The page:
Templeborough Biomass Power Plant powering a renewable future

Welcome to the Templeborough Biomass Power Plant website where you can find out more about us, up to date information on construction of our Plant, answers to some of the questions we are asked and details of how our project is becoming a part of your local community. Please explore our website and keep coming back as we will regularly update the information for you. If you have any comments or questions that you can’t find the answer to then contact us and we’ll do our best to help.

Templeborough Biomass Power Plant

Generating

0
Megawatts

of green electricity

Supplying

0
Thousand

homes with energy

Saving over

0
Thousand

tons of CO2 a year

We plan to open our renewable energy plant in August 2017 when it will generate just over 41MW of green electricity which is enough to supply 78,000 homes and save over 150,000 tons of CO2 every year. It’s difficult to visualise how much that is but would look the same as 250,000 really big hot air balloons and the saving is equal to 1.75 million plane flights to Paris.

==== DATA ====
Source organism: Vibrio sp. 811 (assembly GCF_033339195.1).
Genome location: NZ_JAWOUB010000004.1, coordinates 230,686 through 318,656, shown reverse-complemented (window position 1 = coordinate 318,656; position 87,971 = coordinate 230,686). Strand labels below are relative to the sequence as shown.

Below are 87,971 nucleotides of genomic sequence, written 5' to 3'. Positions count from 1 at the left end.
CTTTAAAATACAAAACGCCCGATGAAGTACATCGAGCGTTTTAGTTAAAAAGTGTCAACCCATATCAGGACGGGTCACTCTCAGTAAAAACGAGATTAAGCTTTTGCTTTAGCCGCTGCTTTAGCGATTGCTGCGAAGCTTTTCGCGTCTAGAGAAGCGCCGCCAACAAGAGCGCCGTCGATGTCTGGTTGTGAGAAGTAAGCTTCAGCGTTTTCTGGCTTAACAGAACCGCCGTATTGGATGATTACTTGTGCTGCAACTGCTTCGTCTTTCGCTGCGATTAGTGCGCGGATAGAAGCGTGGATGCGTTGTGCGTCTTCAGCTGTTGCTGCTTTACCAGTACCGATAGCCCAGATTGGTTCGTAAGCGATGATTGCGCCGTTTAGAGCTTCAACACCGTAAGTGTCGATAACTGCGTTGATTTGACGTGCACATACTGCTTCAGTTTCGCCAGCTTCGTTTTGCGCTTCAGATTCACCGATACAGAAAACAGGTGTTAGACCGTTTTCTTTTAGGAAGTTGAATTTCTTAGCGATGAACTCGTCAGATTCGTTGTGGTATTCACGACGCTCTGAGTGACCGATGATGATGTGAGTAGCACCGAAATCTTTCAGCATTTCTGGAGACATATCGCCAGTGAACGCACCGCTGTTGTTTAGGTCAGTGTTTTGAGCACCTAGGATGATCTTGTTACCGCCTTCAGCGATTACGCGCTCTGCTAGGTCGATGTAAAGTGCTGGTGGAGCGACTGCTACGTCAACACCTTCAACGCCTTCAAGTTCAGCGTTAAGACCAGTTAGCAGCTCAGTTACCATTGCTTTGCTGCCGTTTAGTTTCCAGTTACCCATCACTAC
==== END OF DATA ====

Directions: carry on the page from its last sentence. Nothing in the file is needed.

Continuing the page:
News

New Bridge Across The River Don

It is planned that over the Bank holiday weekend of Saturday 28th to Monday 30th May the old bridge on the site of the new Templeborough Biomass plant will be lifted out…

Project Newsletter No. 2

We want to continue to provide you with our latest news, keeping you up to date with all our activities as well as the progress of our project as it continues to…

Behind the project

Our Biomass power plant is one of 15-20 similar sized biomass plants that are operating or under construction in the UK at the moment, all of which generate clean, green energy which is great for the environment.

Community benefits

We are a new industry in your community and we know that means we need to work hard to make sure our project brings as many benefits as possible.

NEW JOB OPPORTUNITIES

BOLSTERING THE LOCAL ECONOMY

FAQs

How does a biomass power plant work?

Biomass plants work in much the same way as a coal fired power station. The biomass, in our case waste wood, is processed, chipped and then burnt at really high temperatures. This heat is used to turn water into steam which then powers a turbine, generating electricity. This energy is then carried by cable to the national grid to be used across the region.